Google and its Android system are another open platform in the changing market of mobile phones. Google offers its platform to different devices and has a program for developers.
Another result of the exclusive agreement is a new agreement signed by Verizon and Rim to launch the new BlackBerry Storm exclusively on Verizon’s network.
Item 5: I’m Behavioral Economics, I’m a Traditional Economics
(This is a series. After this video, please view the related videos)
Link to class: The psychology of decision making. Duke and MIT’s Prof. Dan Ariely recently published a new book Predictably Irrational in which he discusses different areas of behavioral economics and its implications. Some of the subjects are diets & deserts and buying things we don’t use.
Item 6: and
Link to class: Bidding, ZOPA, Cooperation
On February 1 2008 Microsoft Corp. offered to buy Yahoo! for $44.6 billion in a cash and stock deal. While Yahoo!’s share value was $19.1, Microsoft’s offer represents a value of $31 per share.
The board of Yahoo! did not approve the deal and the company announced that it values its stock in $37.
Yahoo! declared it was working on an optional partnership with Google in the online advertising field.
Since the offer, the value of Yahoo!’s share dropped to as low as $11.66 (December 5, 2008).
The battle between Microsoft, Google and Yahoo included ideas in the area of cooperation, market size and bidding, and I think it is still not over.
Item 7: Disney World and Universal Studios – to buy or not to buy Express Plus?
Link to class: fairness, line cut, paying to eliminate First Come First Serve.
It’s the week of Christmas, you go with your girlfriend a couple of good friends to Disney World and Universal Studios. It’s the first for both of you. As a group you spend too much time in long lines. So long that some of them takes about two hours. And suddenly you see this sign for only (?) you can skip the lines and enjoy all of the attractions faster than all the others.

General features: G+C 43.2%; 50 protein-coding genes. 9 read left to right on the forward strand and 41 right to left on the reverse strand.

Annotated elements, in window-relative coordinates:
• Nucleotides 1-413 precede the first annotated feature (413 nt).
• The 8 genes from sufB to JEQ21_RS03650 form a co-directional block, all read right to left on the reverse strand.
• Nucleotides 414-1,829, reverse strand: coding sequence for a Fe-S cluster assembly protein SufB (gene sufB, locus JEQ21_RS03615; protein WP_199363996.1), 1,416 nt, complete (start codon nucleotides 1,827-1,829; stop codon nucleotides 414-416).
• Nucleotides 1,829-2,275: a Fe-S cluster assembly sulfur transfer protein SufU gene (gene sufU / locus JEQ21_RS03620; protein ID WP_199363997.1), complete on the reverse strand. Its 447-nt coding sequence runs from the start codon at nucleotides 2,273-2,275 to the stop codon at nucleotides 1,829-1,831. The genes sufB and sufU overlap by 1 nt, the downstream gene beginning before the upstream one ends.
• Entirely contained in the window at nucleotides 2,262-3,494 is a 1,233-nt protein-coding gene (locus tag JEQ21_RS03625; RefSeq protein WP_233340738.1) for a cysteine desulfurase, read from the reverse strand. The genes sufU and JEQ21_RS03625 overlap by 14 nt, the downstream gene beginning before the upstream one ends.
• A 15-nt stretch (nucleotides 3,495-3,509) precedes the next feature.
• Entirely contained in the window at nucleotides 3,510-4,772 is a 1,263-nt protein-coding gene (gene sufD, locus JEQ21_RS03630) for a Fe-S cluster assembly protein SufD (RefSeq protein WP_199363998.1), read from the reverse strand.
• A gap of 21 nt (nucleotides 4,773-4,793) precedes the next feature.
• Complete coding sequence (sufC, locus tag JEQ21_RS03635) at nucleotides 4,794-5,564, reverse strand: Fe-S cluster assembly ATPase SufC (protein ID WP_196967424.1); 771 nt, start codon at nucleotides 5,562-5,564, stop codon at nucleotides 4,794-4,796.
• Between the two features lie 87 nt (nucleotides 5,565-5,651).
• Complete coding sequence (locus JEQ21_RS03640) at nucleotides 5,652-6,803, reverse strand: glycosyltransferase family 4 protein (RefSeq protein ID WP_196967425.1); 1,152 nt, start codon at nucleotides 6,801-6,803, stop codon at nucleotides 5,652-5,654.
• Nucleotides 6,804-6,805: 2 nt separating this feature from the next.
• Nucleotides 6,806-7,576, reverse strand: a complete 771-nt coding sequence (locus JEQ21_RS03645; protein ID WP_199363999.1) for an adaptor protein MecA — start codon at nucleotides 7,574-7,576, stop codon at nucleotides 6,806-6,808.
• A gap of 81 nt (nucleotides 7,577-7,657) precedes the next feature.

Should you buy it? Is this a useful tool to have a better time in the park? Is this fair at all that they sell it – what if I don’t have the resources to buy it?
And then, the line advances and you see another line. It’s 30 minutes long. It is the special Express Line. Even when you pay extra you have to wait…
Item 8: Signaling Strategies in Seth Godin’s blog
Link to class: Signaling is an important tool used by players during a game to show their intent and their position in the game/ market. Most of the examples we learned were about players from the same group trying to win share of a pie or reach a point in a ZOPA. This post describe a different game, which marketers play to signal to their customers about the value of their products.
Referring to item #5, I may suggest that the recent popularity of Prof. Ariely’s book in the blogsphere may be part of the signaling efforts to promote his new book. Worked on me.
Item 9: Deep Blue in Chess School
Link to class: Computer models for strategy.Different parts of the class included great Excel models. Some examples are finding the equilibrium of a game with about 100 options for each player using tables’ functions and conditional formatting; simulations of Schelling’s Neighborhood Segregation Model.
One of my favorite strategy game is Chess and over the years I found the process to develop a computer that can win this game fascinating.
Item 10: Free! Why $0 is the future of business (Chris Anderson for Wired).
Link to class: Pricing.
The four model of Free as Chris Anderson discuss them in his book (currently I only had the chance to read the wired article his posts about it) are used in various forms around the business world. If, as Mr. Anderson claims, $0 is the future of business, it may influence some of the models we learned about pricing.